Kindergartens, schools, a sports complex, and a library built in Bogotá, Medellín, and Santa Marta in recent years prove what some architects, sadly, gave up believing long ago: that architecture can transform peoples’ lives. In Colombia, architecture leverages brick, concrete, and glass forms to improve the lives of ordinary people. These projects carry real value for their communities. They act as beckoning landmarks and spark curiosity and a sense of pride; they stitch together broken neighborhoods, fuel peoples’ aspirations, and provide safe and interlinked urban environments. They also raise another vital aspect of architecture which no longer seems to be a concern for many contemporary practitioners – the search for regional identity. Internationally, projects often look undistinguished and irrelevant to their locales, but Colombian architecture stands out. It is not pretending to be elsewhere. It is rooted in its place. Instead of catering toward spectacle craving tourists, it is built to address the real needs of the locals. The Colombian experience has a clear message for the international community of architects – we are all needed right where we live. Architects should stay local, be proactive, and keep transforming architecture to better serve all of us. Architecture does make a difference – it is better to believe, it is better to act.

 

Vladimir Belogolovsky, Curator

Fernando Villa, AIA, LEED AP, Co-curator

 

About the exhibition:

 

Colombia: Transformed/Architecture=Politics” traces 10 recently built socially-conscious projects by five leading voices in contemporary Colombian architecture: Daniel Bonilla and Giancarlo Mazzanti from Bogotá, and Felipe Mesa, Juan Manuel Pelaez, and Felipe Uribe from Medellín. These visionary works reflect significant social shifts that are taking place in Latin America today. They demonstrate ideas of social inclusion, as well as innovative architectural forms and spaces, which have been steadily transforming Colombian cities and the nation.

 

The projects are explored through photographs, slides, drawings, and film footage to celebrate how these buildings are appropriated by the public.

 

About the curators:

 

Vladimir Belogolovsky, founder of the New York City-based Intercontinental Curatorial Project, curates architectural exhibitions worldwide. Trained as an architect at Cooper Union, he is the author of books: Felix Novikov, Green House, Soviet Modernism: 1955-1985, and Harry Seidler (Rizzoli, 2014). His Harry Seidler exhibition will travel to Europe, North America, and Australia from 2012 to 2014. vbelogolovsky@gmail.com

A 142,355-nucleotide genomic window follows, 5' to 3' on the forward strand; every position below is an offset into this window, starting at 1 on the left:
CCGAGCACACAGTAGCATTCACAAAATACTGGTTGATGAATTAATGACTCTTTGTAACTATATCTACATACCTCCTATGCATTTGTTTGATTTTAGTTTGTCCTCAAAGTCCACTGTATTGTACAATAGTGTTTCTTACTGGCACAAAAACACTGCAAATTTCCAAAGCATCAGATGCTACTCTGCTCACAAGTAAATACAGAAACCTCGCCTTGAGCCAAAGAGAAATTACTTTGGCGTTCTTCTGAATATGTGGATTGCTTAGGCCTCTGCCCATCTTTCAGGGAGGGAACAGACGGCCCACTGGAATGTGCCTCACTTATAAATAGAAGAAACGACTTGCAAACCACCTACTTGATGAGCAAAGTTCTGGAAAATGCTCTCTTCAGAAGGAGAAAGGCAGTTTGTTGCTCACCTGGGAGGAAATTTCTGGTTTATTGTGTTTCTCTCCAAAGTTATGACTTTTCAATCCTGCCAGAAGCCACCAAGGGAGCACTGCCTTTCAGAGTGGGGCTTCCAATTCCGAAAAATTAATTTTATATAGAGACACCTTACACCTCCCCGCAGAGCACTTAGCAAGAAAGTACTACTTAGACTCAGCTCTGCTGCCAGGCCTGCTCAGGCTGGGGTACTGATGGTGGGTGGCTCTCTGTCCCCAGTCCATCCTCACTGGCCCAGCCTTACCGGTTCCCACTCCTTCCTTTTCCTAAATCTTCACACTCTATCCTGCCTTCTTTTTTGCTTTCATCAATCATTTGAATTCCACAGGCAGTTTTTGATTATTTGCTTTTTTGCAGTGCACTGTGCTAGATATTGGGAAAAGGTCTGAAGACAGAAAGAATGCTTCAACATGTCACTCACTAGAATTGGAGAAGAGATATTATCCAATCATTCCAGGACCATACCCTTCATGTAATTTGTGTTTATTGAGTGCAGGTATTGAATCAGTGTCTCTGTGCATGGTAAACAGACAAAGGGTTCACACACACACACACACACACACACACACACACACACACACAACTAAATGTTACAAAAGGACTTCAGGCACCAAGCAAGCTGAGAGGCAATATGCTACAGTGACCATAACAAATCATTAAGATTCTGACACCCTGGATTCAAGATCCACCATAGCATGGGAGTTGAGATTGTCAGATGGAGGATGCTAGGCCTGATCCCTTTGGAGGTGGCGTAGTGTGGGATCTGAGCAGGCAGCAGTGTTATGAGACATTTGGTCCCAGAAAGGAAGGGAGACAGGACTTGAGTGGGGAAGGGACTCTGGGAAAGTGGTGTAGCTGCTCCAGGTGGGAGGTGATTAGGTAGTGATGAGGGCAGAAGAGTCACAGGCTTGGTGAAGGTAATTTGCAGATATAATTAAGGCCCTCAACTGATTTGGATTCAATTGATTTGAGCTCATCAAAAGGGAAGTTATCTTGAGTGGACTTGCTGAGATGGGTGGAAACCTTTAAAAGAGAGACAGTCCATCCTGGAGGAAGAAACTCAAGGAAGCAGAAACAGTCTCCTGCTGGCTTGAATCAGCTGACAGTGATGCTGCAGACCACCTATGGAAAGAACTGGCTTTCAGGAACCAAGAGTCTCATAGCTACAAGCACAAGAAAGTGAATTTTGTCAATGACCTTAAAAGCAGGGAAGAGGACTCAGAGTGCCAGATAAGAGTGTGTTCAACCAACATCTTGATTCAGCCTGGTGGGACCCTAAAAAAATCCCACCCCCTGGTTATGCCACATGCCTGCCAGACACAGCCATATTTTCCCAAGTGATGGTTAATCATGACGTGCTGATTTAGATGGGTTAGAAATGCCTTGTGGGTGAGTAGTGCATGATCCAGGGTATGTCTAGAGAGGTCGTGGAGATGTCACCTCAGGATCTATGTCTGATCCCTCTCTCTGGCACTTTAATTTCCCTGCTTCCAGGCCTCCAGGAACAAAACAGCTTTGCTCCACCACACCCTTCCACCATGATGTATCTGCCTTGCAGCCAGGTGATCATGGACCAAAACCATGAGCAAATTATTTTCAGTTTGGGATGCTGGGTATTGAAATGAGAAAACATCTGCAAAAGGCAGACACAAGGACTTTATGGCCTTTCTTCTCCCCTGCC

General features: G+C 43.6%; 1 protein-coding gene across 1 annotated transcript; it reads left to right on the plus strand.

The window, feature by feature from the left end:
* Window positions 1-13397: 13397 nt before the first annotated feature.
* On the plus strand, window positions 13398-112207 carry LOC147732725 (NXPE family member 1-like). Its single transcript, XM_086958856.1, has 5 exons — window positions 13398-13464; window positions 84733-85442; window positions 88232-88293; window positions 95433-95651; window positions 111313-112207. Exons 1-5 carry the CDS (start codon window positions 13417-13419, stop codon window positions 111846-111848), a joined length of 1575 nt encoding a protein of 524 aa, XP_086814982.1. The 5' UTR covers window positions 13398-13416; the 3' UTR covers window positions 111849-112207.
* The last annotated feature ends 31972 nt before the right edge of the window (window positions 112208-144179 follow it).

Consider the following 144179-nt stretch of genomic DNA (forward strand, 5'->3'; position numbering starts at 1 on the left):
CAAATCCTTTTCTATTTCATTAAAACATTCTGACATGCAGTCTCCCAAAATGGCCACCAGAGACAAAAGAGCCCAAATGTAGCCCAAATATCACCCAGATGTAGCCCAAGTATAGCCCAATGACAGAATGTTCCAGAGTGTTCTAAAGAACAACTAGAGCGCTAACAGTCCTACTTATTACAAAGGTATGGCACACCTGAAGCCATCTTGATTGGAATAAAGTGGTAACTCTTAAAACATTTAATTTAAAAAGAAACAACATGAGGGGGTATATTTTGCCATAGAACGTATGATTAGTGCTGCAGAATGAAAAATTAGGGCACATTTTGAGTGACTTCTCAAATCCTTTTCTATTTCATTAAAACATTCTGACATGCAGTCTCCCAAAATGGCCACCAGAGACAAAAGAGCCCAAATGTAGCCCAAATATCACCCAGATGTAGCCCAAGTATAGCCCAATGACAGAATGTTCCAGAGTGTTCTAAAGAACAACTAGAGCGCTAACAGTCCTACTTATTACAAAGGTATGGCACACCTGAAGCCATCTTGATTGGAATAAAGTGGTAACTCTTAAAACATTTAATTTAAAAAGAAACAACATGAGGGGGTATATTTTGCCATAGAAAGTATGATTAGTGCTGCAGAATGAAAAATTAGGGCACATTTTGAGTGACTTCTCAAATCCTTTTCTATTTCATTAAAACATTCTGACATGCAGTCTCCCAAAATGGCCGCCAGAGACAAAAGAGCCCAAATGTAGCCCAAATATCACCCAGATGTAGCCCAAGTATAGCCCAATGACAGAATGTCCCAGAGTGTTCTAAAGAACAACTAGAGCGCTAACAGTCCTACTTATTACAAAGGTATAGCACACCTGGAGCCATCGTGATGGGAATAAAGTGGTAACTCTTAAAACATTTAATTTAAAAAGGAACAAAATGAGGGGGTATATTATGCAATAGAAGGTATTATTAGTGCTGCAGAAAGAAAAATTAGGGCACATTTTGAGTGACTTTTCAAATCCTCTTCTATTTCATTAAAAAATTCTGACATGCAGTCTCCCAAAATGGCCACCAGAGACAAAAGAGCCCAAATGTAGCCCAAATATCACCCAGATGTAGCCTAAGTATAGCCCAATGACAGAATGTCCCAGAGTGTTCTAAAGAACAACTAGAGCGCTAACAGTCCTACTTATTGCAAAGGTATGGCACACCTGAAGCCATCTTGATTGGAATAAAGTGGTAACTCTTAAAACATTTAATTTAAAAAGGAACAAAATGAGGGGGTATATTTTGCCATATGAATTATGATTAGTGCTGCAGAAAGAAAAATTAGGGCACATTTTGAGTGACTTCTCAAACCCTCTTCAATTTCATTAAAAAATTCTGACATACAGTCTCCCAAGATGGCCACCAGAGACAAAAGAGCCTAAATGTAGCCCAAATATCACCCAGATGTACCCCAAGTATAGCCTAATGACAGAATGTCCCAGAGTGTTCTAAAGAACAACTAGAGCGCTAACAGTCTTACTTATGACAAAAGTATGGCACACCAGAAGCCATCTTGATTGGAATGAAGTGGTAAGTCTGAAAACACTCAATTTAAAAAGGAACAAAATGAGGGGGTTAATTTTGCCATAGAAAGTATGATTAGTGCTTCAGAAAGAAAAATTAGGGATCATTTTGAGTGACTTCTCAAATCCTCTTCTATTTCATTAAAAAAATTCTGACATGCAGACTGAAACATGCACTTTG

Fernando Villa, AIA, is a senior associate with New York City-based Magnusson Architecture & Planning. Trained at the Universidad Pontificia Bolivariana in Medellín, Colombia, he lectures internationally on sustainable design, and is the international representative of the Colombian Society of Architects in NYC. He will be a juror at the XXIII Colombian Biennial of Architecture this year. villafernando5@gmail.com

 

Exhibition Graphic Designer: Maria Villa, Emphasize LLC

 

Exhibition Coordinator, Chicago: Iker Gil, MAS-Studio

 

Also see:

 

One-on-One: We architects are politicians: Interview with Giancarlo Mazzanti

"Now is the time to think of how architecture can change the world. We architects can assume that role and make a real difference in how people live and behave." By Vladimir Belogolovsky



(click on pictures to enlarge)

Sergio Gomez

Giancarlo Mazzanti, Mazzanti Arquitectos: España Library , Medellín

Jorge Gamboa

Giancarlo Mazzanti, Mazzanti Arquitectos: Timayui Kindergarten, Santa Marta

Rodrigo Davila

Daniel Bonilla, Daniel Bonilla Arquitectos: Nogal Arts Center, Bogotá

Rodrigo Davila

Daniel Bonilla, Daniel Bonilla Arquitectos: Bogotá Chamber of Commerce, Bogotá

Sergio Gomez

Felipe Mesa, plan:b arquitectos/Mazzanti Arquitectos: Coliseums for the South American Games, Medellín

Sergio Gomez

Felipe Mesa, plan:b arquitectos: Orquideorama Botanical Garden, Medellín

Sergio Gomez

Juan Manuel Pelaez: Las Mercedes School, Medellín

Sergio Gomez

Juan Manuel Pelaez: Bureche School, Santa Marta

Sergio Gomez

Felipe Uribe, +udeB: La Independencia School, Medellín

Vasquez, Villegas

Felipe Uribe, +udeB: Arvi Park, Medellín

2012 ArchNewsNow.com